[ The Battle of Tunisia, 1942-1943. ] Autograph War Diary of Captain V. Duncan Jones, 6th Armoured Division, British Army, covering the entire period of the Tunisia Campaign. With two Autograph Letters Signed to military historian Barrie Pitt.

Captain Vincent Duncan Jones, 6th Armoured Division, British Army [ Tunisia Campaign [ Battle of Tunisia; Run for Tunis ] 1942-1943, in the Second World War North Africa Campaign ] [ Barrie Pitt ]
Publication details: 
War Diary ('Army Form C.2118.') from 14 November 1942 to 31 May 1943. The two letters 22 April and 7 July 1976. The first letter on Jones's letterhead, and from 89 Defoe House, Barbican, EC2 [ London]. The second letter with no place stated.
SKU: 17330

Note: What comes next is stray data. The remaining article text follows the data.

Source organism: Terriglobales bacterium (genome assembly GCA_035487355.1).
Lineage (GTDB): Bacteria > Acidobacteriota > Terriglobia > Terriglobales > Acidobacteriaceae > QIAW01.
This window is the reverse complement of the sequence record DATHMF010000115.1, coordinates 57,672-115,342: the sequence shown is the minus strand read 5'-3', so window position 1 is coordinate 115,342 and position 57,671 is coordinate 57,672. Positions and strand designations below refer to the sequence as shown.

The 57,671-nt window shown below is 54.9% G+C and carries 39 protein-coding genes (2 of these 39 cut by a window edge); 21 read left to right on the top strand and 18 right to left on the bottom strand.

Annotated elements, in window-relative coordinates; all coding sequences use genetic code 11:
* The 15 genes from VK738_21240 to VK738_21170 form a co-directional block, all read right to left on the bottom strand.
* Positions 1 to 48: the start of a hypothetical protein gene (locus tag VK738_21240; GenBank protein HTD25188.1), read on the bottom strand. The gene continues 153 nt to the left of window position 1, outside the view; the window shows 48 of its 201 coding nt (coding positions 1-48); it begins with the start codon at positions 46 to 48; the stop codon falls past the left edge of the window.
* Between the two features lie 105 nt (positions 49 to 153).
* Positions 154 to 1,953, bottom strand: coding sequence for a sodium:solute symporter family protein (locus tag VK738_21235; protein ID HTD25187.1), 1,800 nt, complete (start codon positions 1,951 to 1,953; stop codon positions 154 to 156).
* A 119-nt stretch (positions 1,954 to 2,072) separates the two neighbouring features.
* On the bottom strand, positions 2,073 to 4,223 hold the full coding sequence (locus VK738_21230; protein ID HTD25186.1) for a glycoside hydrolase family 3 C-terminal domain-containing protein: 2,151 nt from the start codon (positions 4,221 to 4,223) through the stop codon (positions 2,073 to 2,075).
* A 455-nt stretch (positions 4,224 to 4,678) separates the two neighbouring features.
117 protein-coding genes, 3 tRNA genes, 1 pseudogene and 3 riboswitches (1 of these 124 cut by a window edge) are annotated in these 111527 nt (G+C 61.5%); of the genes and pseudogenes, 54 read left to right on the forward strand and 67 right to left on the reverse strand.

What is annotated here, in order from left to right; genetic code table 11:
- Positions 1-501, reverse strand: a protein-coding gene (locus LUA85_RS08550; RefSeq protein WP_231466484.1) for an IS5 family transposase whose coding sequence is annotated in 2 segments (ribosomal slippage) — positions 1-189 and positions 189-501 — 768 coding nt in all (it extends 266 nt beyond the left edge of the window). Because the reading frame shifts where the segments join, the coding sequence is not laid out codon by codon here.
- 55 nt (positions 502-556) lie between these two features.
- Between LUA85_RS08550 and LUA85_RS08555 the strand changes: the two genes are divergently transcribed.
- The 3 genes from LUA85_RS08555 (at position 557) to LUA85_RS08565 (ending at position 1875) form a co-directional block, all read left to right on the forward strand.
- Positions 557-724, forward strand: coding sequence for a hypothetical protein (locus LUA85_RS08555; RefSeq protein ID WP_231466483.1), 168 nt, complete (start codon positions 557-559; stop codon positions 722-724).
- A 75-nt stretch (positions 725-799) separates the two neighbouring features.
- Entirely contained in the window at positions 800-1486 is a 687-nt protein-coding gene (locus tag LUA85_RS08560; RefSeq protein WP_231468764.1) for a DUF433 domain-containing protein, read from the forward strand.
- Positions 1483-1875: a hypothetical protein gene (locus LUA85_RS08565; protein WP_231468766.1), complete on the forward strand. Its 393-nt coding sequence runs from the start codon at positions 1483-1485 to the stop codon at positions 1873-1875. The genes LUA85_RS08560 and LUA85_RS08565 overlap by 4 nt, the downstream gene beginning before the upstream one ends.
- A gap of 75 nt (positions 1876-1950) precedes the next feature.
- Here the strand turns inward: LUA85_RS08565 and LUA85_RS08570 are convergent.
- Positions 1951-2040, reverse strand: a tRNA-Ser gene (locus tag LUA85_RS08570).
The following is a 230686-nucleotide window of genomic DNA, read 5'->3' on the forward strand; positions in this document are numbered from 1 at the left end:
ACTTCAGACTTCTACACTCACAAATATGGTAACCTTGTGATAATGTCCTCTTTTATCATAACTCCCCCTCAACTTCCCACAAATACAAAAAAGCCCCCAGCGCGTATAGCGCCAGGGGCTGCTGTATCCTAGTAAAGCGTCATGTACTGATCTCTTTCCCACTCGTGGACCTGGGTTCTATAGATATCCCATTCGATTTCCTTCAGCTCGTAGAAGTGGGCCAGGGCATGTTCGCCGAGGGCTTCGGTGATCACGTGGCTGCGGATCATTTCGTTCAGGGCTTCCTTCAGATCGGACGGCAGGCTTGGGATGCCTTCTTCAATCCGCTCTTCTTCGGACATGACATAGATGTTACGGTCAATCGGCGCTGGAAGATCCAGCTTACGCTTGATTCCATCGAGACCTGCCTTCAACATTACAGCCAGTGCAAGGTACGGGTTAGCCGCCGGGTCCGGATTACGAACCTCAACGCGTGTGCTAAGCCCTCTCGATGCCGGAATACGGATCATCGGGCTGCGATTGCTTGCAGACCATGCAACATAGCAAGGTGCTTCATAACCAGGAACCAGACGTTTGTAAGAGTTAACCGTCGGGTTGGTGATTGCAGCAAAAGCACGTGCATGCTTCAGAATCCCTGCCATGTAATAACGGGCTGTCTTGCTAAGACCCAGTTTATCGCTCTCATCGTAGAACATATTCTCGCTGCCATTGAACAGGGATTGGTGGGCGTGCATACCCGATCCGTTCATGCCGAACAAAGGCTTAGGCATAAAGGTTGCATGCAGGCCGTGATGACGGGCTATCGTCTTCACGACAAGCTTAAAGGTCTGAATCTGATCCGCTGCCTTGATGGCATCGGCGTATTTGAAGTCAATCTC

The present diary is of some significance, presenting a first-hand account by a British officer of the Anglo-American 'Run for Tunis' that followed Operation Torch - the invasion of French North Africa in November 1942. It marks Eisenhower's first campaign following his appointment as Commanding General, European Theater of Operations. Four years before the writing of the two letters present here Jones and Pitt had collaborated in the publication of Jones's book 'Operation Torch' (1972), which Pitt (1918-2006) edited for a series first published by the American firm Bannatine. Vincent Duncan Jones was on the operational staff of 6th Armoured Division during the Tunisian campaign and took part in Operation Torch, later serving with the Inniskilling Dragoon Guards in 7th Armoured Division in Belgium, Holland and Germany, and in the Armoured Corps section of Rhine Army HQ. He was subsequently on the directing staff at the Staff College, Camberley. The three items are all in good condition, with light signs of age and wear. DIARY: 173pp., landscape 8vo. In buff card folder with 'CURRENT WAR DIARY' in blue pencil on cover. 14 November 1942 to 31 May 1943. Each page on a printed 'Army Form C.2118', with heading 'WAR DIARY | or | INTELLIGENCE SUMMARY', and divided into five columns: 'Place', 'Date', 'Hour', 'Summary of Events and Information' and 'References to Appendices'. All in autograph, with corrections and deletions, except for three typed pages, covering February 1943, with each of those three pages signed by 'V. Duncan Jones Capt.' Clearly contemporaneous: from the beginning to January 1943 in ink, thereafter in pencil, and becoming increasingly untidy and hurried. The entries on the first page set the scene and give a feel of the tone: '14 Nov 42 | Convoy carrying part of 6 Armd Div, including Adv HQ, sailed from British Waters in the afternoon | 22 Nov 42 Convoy arrived ALGIERS without loss. Detachments of Div planned to land BÔNE | landed at ALGIERS with remainder of Convoy. Adv HQ opened L'Ecole des Jeunes Filles, Algiers | 24 Nov 42 Adv Div HQ moved to Polygone d'Artillerie near Maison Carree | 25 Nov 42 First Vehicles of Div HQ unloaded at Algiers. T.E.W.T. held at Div HQ.. by G.O.C. | 26 Nov Decided to send fwd Adv Party with G.O.C. to recce concentration area area [sic] SOUK EL ABAR. | 27 Nov 42 1600 Adv. Party, composed G.O.C., ADC, GSOI, AA & QMG, IO & two LOs left Polygone d'Artillerie. Remainder of Adv Div HQ placed under comd 2 ¼. | [27 Nov 42] 1900 Adv Party arrived area TABLAT. | 28 Nov 42 Adv Party reached SÉTIF. Unloading of 6 Armd Div vehicles at ALGIERS continued.' The entry for 11 January 1943 comes during a period of intense activity: '0600 Div CP est J 565 027 | 0900 Coy 10RB with one sqn 17/212 supported by Regt arty less one Bty attacked enemy on J6809. Inf went into attack on tks & got within 600 yds of posn without casualties. Tks went either side of hill & engaged enemy inf & mortar psns. Coy 10RB assaulted & reached posn with few casualties. Enemy inf posn and counter attack of estimated two oys engaged by our arty. | 1515 Sqn 2 Lothians with Coy & LIR attacked psns at J6117, 6617. Considerable opposition, inf & atk fire. Six of our tks bogged & two destroyed. Force unable to push on. Sqn Lothians withdrew 2LIR in posn WEST of rd J6518 but unable to reach frm EAST of rd. | 1600 6 Innisks took over posn held by 10RB across GOUBELLAT rd. | 1700 10RB withdrew through 6 Innisks from J6809 covered by tks. During night 2LIR withdrew from area J6518.' The entry for 19 February 1943 is particularly vivid: '10:00 Enemy tks led by a SHERMAN and closely followed by inf started to move North from SBEITLA. The first two tks with inf stopped at the first minefield in front of the MEFTAH ridge and lifted the mines. Our arty opened and the tks withdrew. Later about twenty five tks incl one Pz Kw VI adv through the gap in the first minefield and up to the main minefield, where they were heavily engaged by our arty but NOT by any A.Tk guns apart from one 2-pr which was manhandled into range by the Gds. At least 12 tks were knocked out incl one totally destroyed by 2-pr fire. Four tks of 16/5 L were knocked out when moving fwd to recce the ground by fire from the Pz Kw VI. By 1500 hrs the tk attack had been beaten off but about one bn inf had succeeded in taking up posns on the MEFTAH ridge and in front of 18 CT. | 1830 Sappers went fwd to blow up the knocked out tks. Seven were destroyed but the remainder were well within the enemy's posns. | During the day a message was sent by FIRST Army pointing out the condition of 16/5 L. | 2140 Orders received from FIRST Army that there would be no withdrawal from posns held. | 2310 O.O. No. 15 issued.' The first part of the entry for 4 May 1943 indicates that the end is in sight: 'During the night 9 Corps Operation Order No 12 for Operation "STRIKE" was received. The plan was based upon the conclusion that the enemy was ready for a Knockout blow & in his endeavours to evade it was withdrawing his right & the intention was "9 Corps will break through to TUNIS". The operation was to be divided into three phases (a) The first assembly of formations (b) the initial breakin by the inf divs. 9 Corps was to consist of 6 Armd Div, 7 Armd Div 4 Bv Div 4 Ind Div 21 Atk Bd less one bn 25 Atk Bd less one bn. | The objective of the Inf divs was to be MONTARNAUD, FRENDJ & the high ground to the NORTH J 75. | 5 Corps was to capture DJ BOUAKOUAZ 57145 & DJ SAHBI J9137 on 5 May. | The armd Divs were to pass through to FRENDJ POSN right 6 Armd Div LEFT 7 Armd Div with the MEDJEZ-TUNIS rd as the boundary between them to (a) seize the high ground NORTH & SOUTH of the rd at J 9543 & J 9354 (b) break through the perimeter defences of TUNIS. | 1430 G.O.C. 6 Armd Div outlined his plan for "STRIKE" at a conference attended by Brig Roberts comd 26 Armd Bd, Brig Forster comd 1 Armd Bd, Brig cmd 201 Armd Bd, Brig Lyon-Smith CRA, Lt-Col Pearson O.C. Sig, Lt Col Browing CRE, Lt Col Swetenham GSOI, Lt Col Seaver AA & QMG, GS02 & GS03'. A brief summary of the conference follows, and the entries for the next few days describe the advance towards Tunis. By the end of the diary all objectives have been gained. The entry for 13 May 1943 summarises the events of the previous days, and begins: 'Mopping up of prisoners & collection of captured material continued. | Messages of congratulation were received during the day and circulated to the div as follows | From General EISENHOWER to all the forces fighting in North Africa | From Gen ALEXANDER to 9 Corps | From HM the King to Gen EISENHOWER | In the course of the seven day operation 6 Armd Div fought over some 76 miles fighting all the way & incl one major attack covering over 24 hours at HAMMAM LIF, about which Maj gen Von BROICH, cmd 10 Pz Div, said "I was amazed at the break through of a complete armoured division through the defile of HAMMAM LIF. I did not think it was possible." A similar statement was later made by Gen von ARNIM, cmd 5 Pz Army. | As the operation developed the speed of adv & the disintegration of the enemy made any count of pw or enemy equipment & materials impossible. [...]' Both the letters are signed 'Vincent' and addressed to 'Dear Barrie'. FIRST LETTER: 22 April 1976. 2pp., 8vo. The letter gives a valuable summary of the order of battle in the aftermath of Operation Torch, beginning: 'In Tunisia originally we had five troops of three tanks to a squadron but this was modified to four troops of four which was more effective. One tank was taken from squadron headquarters to make up the number, having the HQ with three. Each armoured regiment had three such squadrons. RHQ had four tanks making a total of 61 tank per regiment.' SECOND LETTER: 7 July 1976. 2pp., 4to. Following on from the previous letter he begins: 'The orders of battle and establishments in my notebook are correct, but, of course, as was normal during much of the war formations and units rarely had what they were supposed to have. | For example, owing to the decision to load for opposed landings 6 Armd Div (and other formations) had indeed an armoured regimental group on the ground from the beginning (though with reduced transport) but it took, speaking from memory, something like eight or nine weeks for the division to be build up to full strength with all its services.' He continues with reference to 'air inferiority' ('My recollection is that the balance did not turn until late March.'), the 'inadequate tanks' of the British armoured regiments ('Don't believe those who decry the Churchill.'), staff tables and 'the A1 and A2 echelons in an armoured division' ('I had to command A1 echelon for a short time for my sins with 5 Dn in Germany.').